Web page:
The Takoma Theatre.
You can say a lot of things about Takoma. You can call it “eclectic,” a catch-all for the liberal, vegan-friendly vibe that persists there; you might say it’s dead after 9 p.m., thanks to a limited bar scene; or you can call it bargain territory for a young homebuyer.
Just don’t call it Maryland.
The DC neighborhood shares a name and a border with Takoma Park just over the Maryland state line, creating a level of confusion that drives the residents a bit nuts.
“People say, ‘Oh you’re in Takoma Park?’” says Jackie Jones, a 15-year neighborhood resident. “I tell them Takoma is a neighborhood in DC; Takoma Park is a city in Maryland. They’ll rave about Roscoe’s Pizzeria, and I have to remind them that it’s on the Maryland side.”
Nominal annoyances aside, Takoma is beloved by its residents, many neighbors for decades and others part of an influx of young, first-time homebuyers. They praise the community spirit and proximity to the District’s hotspots, even if the restaurant and retail scene is moving along a bit slowly.
The “Delightful Shade” of Northwest
Takoma sits at the northeastern tip of the District, with Eastern Avenue separating it from Maryland. To the west, Georgia Avenue separates it from Rock Creek Park, and somewhere between Tuckerman and Van Buren Streets marks Takoma’s southern border.
Established in 1883, Takoma was the first railroad suburb of the city, promoted as having “no malaria,” “pure air,” and “delightful shade.” The neighborhood originally stretched across the state line, and even after the Maryland General Assembly incorporated Takoma Park in 1890, the two communities continued to share a name and a common identity. After the arrival of the Seventh Day Adventists in 1903, businesses were closed on Sundays and alcohol sales were prohibited. The teetotaling, community activism, and vegetarianism popularized by the Adventists all linger in Takoma today. (Takoma Park, Md. only lifted a ban on carry-out alcohol sales in 2010.)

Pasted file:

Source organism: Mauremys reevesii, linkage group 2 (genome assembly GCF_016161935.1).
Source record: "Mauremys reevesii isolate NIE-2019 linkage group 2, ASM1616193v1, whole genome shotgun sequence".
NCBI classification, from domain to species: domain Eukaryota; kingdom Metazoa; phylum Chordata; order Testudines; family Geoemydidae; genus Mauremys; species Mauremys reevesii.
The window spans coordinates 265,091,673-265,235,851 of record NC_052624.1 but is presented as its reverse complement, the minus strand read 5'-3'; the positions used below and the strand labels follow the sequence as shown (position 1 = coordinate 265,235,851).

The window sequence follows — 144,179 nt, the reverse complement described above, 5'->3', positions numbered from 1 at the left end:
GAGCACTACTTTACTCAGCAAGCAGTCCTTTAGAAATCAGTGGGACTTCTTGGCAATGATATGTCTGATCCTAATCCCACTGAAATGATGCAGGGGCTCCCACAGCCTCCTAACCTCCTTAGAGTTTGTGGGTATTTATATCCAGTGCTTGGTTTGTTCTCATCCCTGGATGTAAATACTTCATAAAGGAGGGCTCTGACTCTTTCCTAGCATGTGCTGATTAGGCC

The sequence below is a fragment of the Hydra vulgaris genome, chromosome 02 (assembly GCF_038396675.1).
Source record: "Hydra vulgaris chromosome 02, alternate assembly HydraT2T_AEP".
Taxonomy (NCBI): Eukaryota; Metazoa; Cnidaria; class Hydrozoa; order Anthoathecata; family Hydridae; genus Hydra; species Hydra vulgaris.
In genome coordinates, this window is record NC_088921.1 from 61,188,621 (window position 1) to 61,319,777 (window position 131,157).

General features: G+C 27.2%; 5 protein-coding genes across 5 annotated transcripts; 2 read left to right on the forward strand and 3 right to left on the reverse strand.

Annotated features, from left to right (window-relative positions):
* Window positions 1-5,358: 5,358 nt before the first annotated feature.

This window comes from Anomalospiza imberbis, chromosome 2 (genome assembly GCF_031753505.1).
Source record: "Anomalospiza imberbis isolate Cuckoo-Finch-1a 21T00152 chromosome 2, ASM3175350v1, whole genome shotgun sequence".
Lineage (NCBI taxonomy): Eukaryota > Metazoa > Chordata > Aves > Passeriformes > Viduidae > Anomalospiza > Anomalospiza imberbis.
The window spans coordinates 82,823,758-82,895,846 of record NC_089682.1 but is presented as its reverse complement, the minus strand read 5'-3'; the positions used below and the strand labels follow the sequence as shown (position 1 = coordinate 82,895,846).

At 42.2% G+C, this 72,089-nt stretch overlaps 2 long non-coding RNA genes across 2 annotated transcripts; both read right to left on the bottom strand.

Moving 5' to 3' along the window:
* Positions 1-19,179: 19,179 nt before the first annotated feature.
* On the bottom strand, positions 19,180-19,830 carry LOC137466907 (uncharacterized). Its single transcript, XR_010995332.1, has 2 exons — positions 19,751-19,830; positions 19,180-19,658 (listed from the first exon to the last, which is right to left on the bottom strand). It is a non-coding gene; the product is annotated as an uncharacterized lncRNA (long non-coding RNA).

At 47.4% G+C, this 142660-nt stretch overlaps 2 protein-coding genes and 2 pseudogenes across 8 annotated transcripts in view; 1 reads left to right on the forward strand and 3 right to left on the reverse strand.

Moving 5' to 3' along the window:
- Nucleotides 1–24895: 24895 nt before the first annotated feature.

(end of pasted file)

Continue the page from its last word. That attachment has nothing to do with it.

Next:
A Buyer’s Market
Takoma is a green and leafy neighborhood with old homes intact, thanks to the residents who fought against a 10-mile freeway that was set to rip through the neighborhood in the 1960s. Condos and rentals exist, but the real market is for Takoma’s colonials, Cape Cod-style homes, and bungalows. These houses, built mostly between 1920 and 1950, can be had for reasonable prices by DC standards.
A Victorian stunner on Cedar Street.
A dated but livable house can still be found in the mid-$300,000s, but bidding wars have pushed the updated homes into the $500,000 to $600,000 range, with some outliers. “The price points are generally a little bit lower than what you can get elsewhere in Northwest,” Pamela Wye of TTR Sotheby’s Realty said, noting that other selling points include the big yards (think 5,000 square-foot lots), decent space (typically 1,300 square feet for a three-bedroom, two-bath house), and garages.
Like neighborhoods across the city, new buyers in Takoma tend to be on the younger side, replacing residents who’ve lived there a lifetime. In addition to below average home prices, a below average crime rate, the proximity to parks, and the free Takoma Recreation Center (complete with pool) make the neighborhood an attractive one for young families. Sara Cherkis moved into a home in Takoma with her husband and baby two years ago.
“We wanted to have a little bit more space but still be close to the Metro,” she says. Parks and a playground have made Takoma a pleasant place for Cherkis to raise her 18-month-old, and she loves the friendly neighbors. Like many Takoma homebuyers, living in D.C. was important to Cherkis, even if it’s only a quarter-mile inside the District boundary. Takoma enjoys greater diversity than its Maryland counterpart—or, as one resident put it, Takoma Park is “probably more white.”
A home on 5th Street that recently sold for well above its asking price.
But the Schools…